The predators' ball

August 09, 2008
Roy Barnes is a self-described "small-town" lawyer with a mane of silver hair and an Andy Griffith drawl. But like Griffith's Ben Matlock, the TV character he resembles, Barnes is the furthest thing from a rube. He comes from a family of bankers, and back in the '90s Barnes saw, far before many in Washington, what was happening as deregulation took lending further away from the local banks and gave it to mortgage brokers and Wall Street. So when Barnes was elected governor of Georgia in 1998, he decided to push through the toughest antipredatory lending law in the country. The 2002 law made everyone up the line, including investment banks on distant Wall Street and rating agencies like Standard & Poor's, legally liable if the loans they sold, securitized or rated were deemed unfair. "There has to be accountability," Barnes told NEWSWEEK. "In the end you have to be able to say, do I really want to make this loan? Because I may have to eat it." "A victory for Georgia consumers," the Atlanta Journal-Constitution called the new law, which was also hailed by AARP and the NAACP.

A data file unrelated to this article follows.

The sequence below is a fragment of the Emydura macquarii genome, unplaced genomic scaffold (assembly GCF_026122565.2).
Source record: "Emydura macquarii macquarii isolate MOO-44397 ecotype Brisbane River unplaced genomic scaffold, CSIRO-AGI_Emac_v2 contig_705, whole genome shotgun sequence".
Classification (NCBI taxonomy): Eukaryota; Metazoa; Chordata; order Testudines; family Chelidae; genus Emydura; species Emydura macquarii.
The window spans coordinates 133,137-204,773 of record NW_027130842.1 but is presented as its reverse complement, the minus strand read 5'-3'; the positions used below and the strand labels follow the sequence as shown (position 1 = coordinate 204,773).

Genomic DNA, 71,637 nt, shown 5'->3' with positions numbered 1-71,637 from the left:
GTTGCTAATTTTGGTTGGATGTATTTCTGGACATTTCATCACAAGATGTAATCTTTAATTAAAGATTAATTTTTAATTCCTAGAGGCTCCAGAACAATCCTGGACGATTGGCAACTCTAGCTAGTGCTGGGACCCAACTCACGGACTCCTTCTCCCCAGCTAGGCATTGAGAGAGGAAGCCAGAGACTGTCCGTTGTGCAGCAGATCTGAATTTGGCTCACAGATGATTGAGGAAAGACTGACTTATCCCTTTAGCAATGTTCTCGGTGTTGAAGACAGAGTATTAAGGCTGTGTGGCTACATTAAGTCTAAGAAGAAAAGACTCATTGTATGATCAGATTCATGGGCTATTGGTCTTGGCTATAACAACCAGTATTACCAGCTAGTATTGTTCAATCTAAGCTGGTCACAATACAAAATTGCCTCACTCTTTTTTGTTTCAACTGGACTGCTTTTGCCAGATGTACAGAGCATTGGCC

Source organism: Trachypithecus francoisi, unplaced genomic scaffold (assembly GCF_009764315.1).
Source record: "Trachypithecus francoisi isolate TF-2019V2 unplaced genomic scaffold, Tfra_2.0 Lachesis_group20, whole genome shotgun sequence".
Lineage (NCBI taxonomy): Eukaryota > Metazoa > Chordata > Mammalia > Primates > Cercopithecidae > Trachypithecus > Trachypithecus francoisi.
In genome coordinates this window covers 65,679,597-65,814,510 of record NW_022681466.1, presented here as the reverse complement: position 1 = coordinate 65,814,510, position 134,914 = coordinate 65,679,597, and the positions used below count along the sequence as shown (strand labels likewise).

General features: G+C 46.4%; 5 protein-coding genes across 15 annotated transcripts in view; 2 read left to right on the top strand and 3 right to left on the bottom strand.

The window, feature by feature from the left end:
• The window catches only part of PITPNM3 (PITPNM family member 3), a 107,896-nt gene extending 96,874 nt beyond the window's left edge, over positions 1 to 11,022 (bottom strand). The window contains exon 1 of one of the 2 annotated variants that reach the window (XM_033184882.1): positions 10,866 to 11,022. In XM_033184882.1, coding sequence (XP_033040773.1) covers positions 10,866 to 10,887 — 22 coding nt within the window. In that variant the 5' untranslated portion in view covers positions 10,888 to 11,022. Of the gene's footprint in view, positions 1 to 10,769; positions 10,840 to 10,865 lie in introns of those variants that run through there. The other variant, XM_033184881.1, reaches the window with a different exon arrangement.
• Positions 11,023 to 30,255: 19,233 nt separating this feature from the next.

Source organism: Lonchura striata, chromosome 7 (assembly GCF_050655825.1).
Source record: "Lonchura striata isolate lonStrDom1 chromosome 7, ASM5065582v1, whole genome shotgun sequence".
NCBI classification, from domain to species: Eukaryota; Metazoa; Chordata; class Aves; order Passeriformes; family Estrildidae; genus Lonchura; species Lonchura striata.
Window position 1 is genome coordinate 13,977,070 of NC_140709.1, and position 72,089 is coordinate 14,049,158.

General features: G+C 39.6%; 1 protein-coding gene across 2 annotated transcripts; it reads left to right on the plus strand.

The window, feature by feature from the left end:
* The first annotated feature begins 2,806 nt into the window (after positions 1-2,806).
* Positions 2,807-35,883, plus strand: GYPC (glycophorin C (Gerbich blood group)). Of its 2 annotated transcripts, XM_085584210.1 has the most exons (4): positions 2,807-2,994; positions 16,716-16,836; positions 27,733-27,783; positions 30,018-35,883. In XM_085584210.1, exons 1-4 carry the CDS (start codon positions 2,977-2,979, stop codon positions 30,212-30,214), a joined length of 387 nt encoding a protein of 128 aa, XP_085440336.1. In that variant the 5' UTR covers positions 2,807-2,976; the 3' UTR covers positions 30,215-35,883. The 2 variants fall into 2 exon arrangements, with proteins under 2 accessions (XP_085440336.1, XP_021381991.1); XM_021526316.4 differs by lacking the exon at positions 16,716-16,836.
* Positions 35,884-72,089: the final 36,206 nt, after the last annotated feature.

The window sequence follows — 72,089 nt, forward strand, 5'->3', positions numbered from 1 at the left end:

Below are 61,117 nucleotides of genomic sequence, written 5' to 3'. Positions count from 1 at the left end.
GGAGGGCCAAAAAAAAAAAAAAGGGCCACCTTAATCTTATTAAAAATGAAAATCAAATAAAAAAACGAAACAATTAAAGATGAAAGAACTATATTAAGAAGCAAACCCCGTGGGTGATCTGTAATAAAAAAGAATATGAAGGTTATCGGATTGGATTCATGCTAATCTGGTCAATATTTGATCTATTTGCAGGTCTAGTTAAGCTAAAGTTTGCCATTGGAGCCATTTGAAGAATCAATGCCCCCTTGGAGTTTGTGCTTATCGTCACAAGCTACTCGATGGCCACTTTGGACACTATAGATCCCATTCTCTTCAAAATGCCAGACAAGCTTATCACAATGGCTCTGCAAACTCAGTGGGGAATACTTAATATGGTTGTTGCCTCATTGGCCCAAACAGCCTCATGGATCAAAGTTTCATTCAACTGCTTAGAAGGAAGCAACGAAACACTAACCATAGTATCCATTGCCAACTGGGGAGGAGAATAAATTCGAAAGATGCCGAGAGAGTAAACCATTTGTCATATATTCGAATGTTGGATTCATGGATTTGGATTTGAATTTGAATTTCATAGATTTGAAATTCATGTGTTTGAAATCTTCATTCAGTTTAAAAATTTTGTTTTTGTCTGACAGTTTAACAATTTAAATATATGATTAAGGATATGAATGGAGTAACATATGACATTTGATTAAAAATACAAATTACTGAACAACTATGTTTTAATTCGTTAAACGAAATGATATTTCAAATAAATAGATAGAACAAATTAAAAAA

It was when Roy Barnes started talking about accountability that the Feds began marching into Georgia. Barnes found himself besieged by lobbyists from major banks and national regulators—as well as Fannie Mae and Freddie Mac, the government-sponsored mortgage issuers whose mandate is to help people obtain affordable homes at fair prices; today, Fannie and Freddie are so financially fragile that the government has agreed to bail them out if necessary.